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How to Practice Buddhist Walking Meditation

Although Buddhist meditation is usually associated with sitting in the lotus position, you can also practice walking meditation. By practicing mindfulness as you walk, you can make this kind of meditation part of your everyday life—just be careful crossing the street.


  • Step 1: Decide when & where Decide when and where you will practice the walking meditation. For beginners, a large room or an outdoor spot free from obstacles, like a running track or open field, are ideal.
  • TIP: As you become more skillful, you can practice the walking meditation anywhere, even going from your car to the office or on a busy city street.
  • Step 2: Decide how long Decide how long you will practice. Fifteen minutes is a good amount of time for beginners. You can play a meditation track on a music player that corresponds to the amount of time you’ve chosen, or use a watch or clock as a timer.
  • Step 3: Stand still & upright Stand still and upright, becoming aware of the ground supporting your feet and the balance of your body as you stand.
  • TIP: Hands are generally lightly clasped in front or behind the body.
  • Step 4: Lift right foot Lift your right foot, noticing the weight of your foot at the end of your leg. Be mindful of the word 'right.'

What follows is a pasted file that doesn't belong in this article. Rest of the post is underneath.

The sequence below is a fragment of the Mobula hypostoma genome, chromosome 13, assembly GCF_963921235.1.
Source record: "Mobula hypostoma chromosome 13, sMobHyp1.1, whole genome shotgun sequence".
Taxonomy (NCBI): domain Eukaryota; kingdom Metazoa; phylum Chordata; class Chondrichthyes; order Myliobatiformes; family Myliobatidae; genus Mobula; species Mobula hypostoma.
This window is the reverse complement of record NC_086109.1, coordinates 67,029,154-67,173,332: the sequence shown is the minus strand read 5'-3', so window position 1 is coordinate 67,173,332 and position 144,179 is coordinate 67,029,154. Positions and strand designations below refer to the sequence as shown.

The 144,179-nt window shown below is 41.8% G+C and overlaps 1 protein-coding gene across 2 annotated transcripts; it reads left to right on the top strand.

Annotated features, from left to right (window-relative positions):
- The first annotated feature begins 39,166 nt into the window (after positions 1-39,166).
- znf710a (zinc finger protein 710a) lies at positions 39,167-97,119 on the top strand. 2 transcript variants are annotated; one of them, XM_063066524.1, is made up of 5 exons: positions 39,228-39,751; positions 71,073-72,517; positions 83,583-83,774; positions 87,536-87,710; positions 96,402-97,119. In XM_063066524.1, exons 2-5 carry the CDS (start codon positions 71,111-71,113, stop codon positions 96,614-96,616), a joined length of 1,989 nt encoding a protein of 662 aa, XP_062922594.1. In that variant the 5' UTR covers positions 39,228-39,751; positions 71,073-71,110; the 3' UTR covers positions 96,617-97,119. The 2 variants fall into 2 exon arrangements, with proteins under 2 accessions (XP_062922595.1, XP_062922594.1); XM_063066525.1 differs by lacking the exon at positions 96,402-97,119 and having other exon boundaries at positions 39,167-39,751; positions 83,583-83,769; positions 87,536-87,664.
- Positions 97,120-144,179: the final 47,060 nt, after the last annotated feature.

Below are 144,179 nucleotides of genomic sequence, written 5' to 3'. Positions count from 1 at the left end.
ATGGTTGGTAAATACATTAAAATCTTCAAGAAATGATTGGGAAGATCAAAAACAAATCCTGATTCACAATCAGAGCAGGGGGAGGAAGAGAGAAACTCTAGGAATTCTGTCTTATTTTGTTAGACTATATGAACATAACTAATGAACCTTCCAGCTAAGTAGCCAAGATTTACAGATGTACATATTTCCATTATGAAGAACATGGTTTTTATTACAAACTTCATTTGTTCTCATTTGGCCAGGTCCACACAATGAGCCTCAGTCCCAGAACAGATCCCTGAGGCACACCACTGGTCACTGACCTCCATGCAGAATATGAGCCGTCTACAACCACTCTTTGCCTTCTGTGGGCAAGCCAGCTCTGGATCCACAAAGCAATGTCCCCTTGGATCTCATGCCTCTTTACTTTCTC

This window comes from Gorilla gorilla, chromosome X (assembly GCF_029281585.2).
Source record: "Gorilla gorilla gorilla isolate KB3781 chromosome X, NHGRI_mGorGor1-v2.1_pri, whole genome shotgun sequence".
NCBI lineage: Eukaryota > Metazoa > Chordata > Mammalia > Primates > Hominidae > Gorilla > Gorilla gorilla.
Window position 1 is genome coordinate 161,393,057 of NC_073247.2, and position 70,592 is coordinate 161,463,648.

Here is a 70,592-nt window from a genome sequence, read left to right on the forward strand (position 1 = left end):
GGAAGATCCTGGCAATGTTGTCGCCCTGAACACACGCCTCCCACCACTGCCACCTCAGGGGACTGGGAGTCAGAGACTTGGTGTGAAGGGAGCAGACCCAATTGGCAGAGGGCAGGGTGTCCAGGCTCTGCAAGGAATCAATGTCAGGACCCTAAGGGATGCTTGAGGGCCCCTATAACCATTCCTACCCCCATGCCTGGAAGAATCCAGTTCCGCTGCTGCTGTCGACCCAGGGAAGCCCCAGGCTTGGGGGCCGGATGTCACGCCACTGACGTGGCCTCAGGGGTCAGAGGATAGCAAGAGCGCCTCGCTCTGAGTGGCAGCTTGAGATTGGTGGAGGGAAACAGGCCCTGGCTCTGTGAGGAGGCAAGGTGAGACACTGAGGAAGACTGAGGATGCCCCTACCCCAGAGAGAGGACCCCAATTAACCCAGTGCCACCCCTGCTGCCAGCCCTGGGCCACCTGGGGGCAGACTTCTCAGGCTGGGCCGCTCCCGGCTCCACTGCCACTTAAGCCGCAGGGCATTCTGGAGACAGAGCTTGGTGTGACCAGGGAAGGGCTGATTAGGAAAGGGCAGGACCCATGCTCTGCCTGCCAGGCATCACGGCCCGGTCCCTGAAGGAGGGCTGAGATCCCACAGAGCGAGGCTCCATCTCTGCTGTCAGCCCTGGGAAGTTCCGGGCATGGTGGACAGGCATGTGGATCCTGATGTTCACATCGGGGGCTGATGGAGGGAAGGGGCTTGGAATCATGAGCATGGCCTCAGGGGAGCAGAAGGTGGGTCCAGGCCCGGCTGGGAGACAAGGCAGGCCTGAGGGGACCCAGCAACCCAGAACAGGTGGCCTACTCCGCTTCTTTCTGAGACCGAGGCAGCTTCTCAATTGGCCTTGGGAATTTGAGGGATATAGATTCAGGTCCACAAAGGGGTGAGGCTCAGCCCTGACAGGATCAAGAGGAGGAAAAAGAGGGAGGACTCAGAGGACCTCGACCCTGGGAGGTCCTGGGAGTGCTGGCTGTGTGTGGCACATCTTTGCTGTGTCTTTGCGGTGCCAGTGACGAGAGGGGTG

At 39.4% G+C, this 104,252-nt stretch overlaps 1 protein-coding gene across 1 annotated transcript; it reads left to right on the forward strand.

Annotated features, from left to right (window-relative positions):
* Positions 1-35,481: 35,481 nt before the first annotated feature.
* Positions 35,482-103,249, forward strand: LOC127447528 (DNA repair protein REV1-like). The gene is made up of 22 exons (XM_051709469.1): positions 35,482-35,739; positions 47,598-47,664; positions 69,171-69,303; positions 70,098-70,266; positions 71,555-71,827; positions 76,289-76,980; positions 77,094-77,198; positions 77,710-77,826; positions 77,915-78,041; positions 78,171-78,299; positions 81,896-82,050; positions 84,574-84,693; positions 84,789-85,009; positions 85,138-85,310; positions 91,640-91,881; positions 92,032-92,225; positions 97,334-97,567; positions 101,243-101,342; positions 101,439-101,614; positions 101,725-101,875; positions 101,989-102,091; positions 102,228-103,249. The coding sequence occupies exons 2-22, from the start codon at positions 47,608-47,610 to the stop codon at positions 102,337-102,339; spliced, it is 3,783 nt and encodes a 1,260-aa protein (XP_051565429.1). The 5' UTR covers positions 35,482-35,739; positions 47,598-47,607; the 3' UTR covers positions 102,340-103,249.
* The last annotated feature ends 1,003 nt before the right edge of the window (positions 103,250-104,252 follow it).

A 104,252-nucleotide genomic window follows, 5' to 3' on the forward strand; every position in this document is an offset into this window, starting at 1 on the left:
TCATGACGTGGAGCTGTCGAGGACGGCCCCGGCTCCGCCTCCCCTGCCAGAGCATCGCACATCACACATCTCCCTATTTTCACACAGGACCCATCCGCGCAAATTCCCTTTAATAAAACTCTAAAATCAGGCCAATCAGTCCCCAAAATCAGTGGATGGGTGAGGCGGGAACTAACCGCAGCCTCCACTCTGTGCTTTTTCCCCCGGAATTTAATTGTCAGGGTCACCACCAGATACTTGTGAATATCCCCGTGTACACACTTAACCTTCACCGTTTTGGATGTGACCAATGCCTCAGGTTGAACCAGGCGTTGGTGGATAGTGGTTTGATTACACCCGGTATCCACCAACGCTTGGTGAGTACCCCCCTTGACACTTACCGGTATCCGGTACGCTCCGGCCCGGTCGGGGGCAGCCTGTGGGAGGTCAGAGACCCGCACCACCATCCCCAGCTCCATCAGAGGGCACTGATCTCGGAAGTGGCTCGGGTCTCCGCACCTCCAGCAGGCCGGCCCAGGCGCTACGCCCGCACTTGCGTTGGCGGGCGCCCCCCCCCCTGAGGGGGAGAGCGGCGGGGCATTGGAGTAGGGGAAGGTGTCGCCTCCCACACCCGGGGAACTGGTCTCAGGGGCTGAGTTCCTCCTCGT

• Step 5: Slowly step forward Slowly take a step forward, noticing your change in balance. As you put your foot on the ground, notice the pressure and the ways your balance readjusts.
  • Step 6: Lift left foot Lift your left foot and take another step, still noticing the changes of weight and balance. Be mindful of the word 'left.'
  • Step 7: Bring awareness to stages of each step As you keep walking, bring your awareness to the stages of each step: the raising of the heel off the ground, the lifting of the whole foot, the pushing of the foot forward, the dropping of the foot back onto the ground, and the pressing of the foot into the ground as you shift weight onto that leg.
  • Step 8: Walk & stay aware Continue to walk, staying aware at all times of the changes in balance of your body, of everything you feel.
  • TIP: Keep your eyes focused about 6 to 8 feet in front of you to avoid distractions, but be aware of anything around you that might pose a hazard.
  • Step 9: Reflect on experience Stop walking when it’s a safe moment to do so, and stand still for a few seconds to reflect on your experience.
  • FACT: Practicing walking meditation before sitting mediation can improve concentration during the latter.

You Will Need

  • Understanding and acceptance of what you are going to do
  • An area to walk in
  • A meditation track on a music player or a watch or clock

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